The ‘stay’ command is an especially useful command for any Poodle to know. It teaches your dog patience and self-control. The stay can be performed sitting, lying down, or standing. Some Poodle owners use two different commands, depending on how long they want their dog to wait and how they plan on releasing him from the command. ‘Stay’ can be used for long periods of time and you will typically release the dog by returning to the same position in which you asked the dog to stay, for example, by his side or in front of him. ‘Wait’ can be used for short periods of time and the dog can be released from anywhere. You can use this command when working on recalls or when asking your dog to wait politely for his food dish. As the dog progresses in his training, you can ask him to stay for longer periods of time and you can gradually increase the distance between you and the dog. You can also introduce distractions and perform the command in new locations.
Stay can be taught more easily once your dog knows how to sit and lie down. Ask your dog to sit, stand, or lie down and give him the ‘stay’ or ‘wait’ command. Pause for a second or two and if he stays in place, you can reward him. If he moves out of position, simply put him back in place and try again. Corrections are not helpful in the beginning stages of ‘stay,’ so it’s best to just start over. As your dog begins to understand what you are expecting of him, you can increase the time you ask him to stay. You can also begin taking a step or two away from him and even leave the room as his training advances. You can also use distractions, such as rolling his favorite ball across the room or tossing treats onto the floor out of his reach.
Lying down is a useful command for your dog to know, both at home and out on the town. You may need to ask your dog to lie down in the car, at the vet, or when he becomes a little too excited about meeting new friends. It’s typically the second command, after sit, that puppies learn because it’s easy to progress to the ‘down’ command once the puppy knows how to sit. It’s a requirement in competition obedience and agility, and is also the precursor to many tricks, such as ‘roll over’ and ‘crawl.’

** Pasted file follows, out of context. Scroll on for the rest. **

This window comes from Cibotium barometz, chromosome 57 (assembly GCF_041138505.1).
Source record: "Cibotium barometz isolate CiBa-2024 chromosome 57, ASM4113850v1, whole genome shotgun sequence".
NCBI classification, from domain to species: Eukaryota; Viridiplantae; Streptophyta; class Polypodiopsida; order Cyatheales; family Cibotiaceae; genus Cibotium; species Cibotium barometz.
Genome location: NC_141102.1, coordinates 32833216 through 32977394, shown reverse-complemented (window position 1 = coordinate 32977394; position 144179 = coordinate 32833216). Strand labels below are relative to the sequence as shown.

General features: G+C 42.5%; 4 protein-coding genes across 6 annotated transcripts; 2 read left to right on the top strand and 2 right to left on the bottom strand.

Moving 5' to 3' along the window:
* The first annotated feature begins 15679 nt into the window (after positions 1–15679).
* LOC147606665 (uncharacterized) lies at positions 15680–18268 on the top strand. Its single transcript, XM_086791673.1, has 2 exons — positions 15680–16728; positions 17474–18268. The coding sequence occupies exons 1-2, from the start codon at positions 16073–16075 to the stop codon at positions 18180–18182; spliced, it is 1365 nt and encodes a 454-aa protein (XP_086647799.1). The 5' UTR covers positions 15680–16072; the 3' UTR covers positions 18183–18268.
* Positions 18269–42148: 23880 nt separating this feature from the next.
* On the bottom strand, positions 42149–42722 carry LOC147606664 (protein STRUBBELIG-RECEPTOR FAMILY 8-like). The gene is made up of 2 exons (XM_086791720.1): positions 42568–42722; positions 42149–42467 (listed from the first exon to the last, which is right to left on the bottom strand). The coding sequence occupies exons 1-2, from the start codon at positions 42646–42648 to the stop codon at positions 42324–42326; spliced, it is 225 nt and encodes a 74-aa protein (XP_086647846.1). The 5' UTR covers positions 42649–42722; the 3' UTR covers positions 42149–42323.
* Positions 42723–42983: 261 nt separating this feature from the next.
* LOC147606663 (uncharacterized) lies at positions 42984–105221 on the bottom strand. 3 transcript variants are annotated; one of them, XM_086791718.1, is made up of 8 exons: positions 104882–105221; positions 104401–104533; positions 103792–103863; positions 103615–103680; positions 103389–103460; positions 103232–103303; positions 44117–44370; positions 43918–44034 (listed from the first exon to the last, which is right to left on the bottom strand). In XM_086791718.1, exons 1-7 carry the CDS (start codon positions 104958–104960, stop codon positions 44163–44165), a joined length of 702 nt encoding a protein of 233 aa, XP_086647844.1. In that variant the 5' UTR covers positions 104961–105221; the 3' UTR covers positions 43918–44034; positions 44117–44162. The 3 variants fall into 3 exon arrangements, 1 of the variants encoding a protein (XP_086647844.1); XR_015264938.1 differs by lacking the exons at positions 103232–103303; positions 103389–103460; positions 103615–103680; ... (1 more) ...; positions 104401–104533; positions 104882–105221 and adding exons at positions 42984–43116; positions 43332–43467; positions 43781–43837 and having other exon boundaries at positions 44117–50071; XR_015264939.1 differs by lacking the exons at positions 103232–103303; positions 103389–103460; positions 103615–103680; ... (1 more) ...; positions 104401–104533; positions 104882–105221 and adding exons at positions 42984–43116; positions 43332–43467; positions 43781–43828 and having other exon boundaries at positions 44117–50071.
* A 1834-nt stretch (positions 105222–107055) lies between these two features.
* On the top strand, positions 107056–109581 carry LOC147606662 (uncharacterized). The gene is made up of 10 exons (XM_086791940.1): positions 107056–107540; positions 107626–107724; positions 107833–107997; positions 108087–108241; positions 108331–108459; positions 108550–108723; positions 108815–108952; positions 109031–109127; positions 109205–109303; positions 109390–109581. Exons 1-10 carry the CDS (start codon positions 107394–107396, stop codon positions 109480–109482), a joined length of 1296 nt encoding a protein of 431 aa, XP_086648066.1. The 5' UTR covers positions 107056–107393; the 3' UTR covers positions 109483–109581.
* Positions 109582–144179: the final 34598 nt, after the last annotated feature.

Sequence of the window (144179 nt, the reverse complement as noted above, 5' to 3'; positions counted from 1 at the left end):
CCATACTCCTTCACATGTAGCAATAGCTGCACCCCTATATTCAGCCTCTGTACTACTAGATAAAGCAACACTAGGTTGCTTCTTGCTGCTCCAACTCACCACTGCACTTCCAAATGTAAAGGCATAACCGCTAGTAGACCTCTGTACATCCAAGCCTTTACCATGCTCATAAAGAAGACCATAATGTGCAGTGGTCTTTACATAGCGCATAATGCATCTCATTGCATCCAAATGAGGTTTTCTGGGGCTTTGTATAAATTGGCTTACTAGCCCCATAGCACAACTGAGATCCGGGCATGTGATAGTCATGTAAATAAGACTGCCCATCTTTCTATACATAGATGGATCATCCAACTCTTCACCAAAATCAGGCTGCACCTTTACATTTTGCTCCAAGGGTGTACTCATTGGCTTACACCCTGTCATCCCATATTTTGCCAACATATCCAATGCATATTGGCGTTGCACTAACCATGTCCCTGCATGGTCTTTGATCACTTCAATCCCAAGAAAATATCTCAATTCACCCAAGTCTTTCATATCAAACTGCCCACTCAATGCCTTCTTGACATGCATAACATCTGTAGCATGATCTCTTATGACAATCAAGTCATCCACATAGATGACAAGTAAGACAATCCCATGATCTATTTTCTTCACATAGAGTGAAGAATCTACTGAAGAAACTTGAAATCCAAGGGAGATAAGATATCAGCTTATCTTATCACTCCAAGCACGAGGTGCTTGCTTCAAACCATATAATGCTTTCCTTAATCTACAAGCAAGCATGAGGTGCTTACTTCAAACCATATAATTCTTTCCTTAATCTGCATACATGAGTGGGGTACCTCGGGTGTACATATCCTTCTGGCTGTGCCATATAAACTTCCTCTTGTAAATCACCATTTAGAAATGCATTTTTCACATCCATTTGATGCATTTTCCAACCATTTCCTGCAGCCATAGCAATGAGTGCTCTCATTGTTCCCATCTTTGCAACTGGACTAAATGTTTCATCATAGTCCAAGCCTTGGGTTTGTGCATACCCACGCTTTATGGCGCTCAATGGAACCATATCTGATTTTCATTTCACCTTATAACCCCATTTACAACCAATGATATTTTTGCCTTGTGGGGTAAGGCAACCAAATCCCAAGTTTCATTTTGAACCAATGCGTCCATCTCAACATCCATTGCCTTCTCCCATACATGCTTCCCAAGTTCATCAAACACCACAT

As with the sit command, you can use positive or negative reinforcement, or a combination of the two. With positive reinforcement, you simply lure the dog into position with a treat. Ask your Poodle to sit and hold a treat in front of his nose to draw his attention. As he tries to reach for the treat, lower your hand to the ground. He should follow the treat with his nose into the correct position. If he doesn’t lie down, or he stands and puts his head down instead, simply start from the beginning. To use negative reinforcement, ask your dog to sit while wearing his collar and leash. Put gentle downward pressure on the leash and release as soon as he begins to lie down. Once he’s lying down, you can praise and reward him.
The recall, or ‘come’ command, is one of the most important commands you can teach your Poodle. It is essential for any dog, whether he’s a show dog or a beloved pet, to reliably come when he’s called. If you ever plan on having your dog off-leash at a dog park or while hiking, he will need to have a solid recall to prevent any tragedies from happening. Most dog sports require dogs to be off-leash at the more advanced levels, so the recall will be a necessary part of your future competitors training. Even dogs who are not off-leash regularly can benefit from learning how to come when called, just in case of emergencies.
This command is best taught using two people, so if you have a friend or family member that can help you, you’ll find that your dog will progress much more quickly. It’s also best to work on your recall in an enclosed space, such as a large room or yard, to begin with. If you want to work on this command in an unfenced area, it may be worthwhile to invest in a tracking lead, which is simply an extra-long leash that will allow you to give your dog some freedom but won’t allow him to run away. Have your assistant hold your dog while you stand some distance away. This is one command where it’s okay for your dog to be a little excited, so don’t be afraid to act a little silly to entice your dog. Ask him to come. Then pat your knees, or whistle if you have to. Your puppy should be excited by this and will struggle and try to reach you. Ask your helper to hold onto the dog for just a moment to help build the excitement. When your helper releases the dog, back up a few steps as he runs toward you. This forces your dog to chase you, if only for a few steps, and it can increase your dog’s energy and level of excitement. Once your puppy reaches you, praise him and reward him. Don’t be afraid to be a little over the top during these initial training sessions. Now that the dog is with you, you can hold onto him while your assistant asks him to come. You can do this back and forth for a few minutes, but your puppy may get tired quickly. As your Poodle advances in his recall training, you can increase the distance he has to cover to reach you. You can also practice in more distracting environments such as a park or field.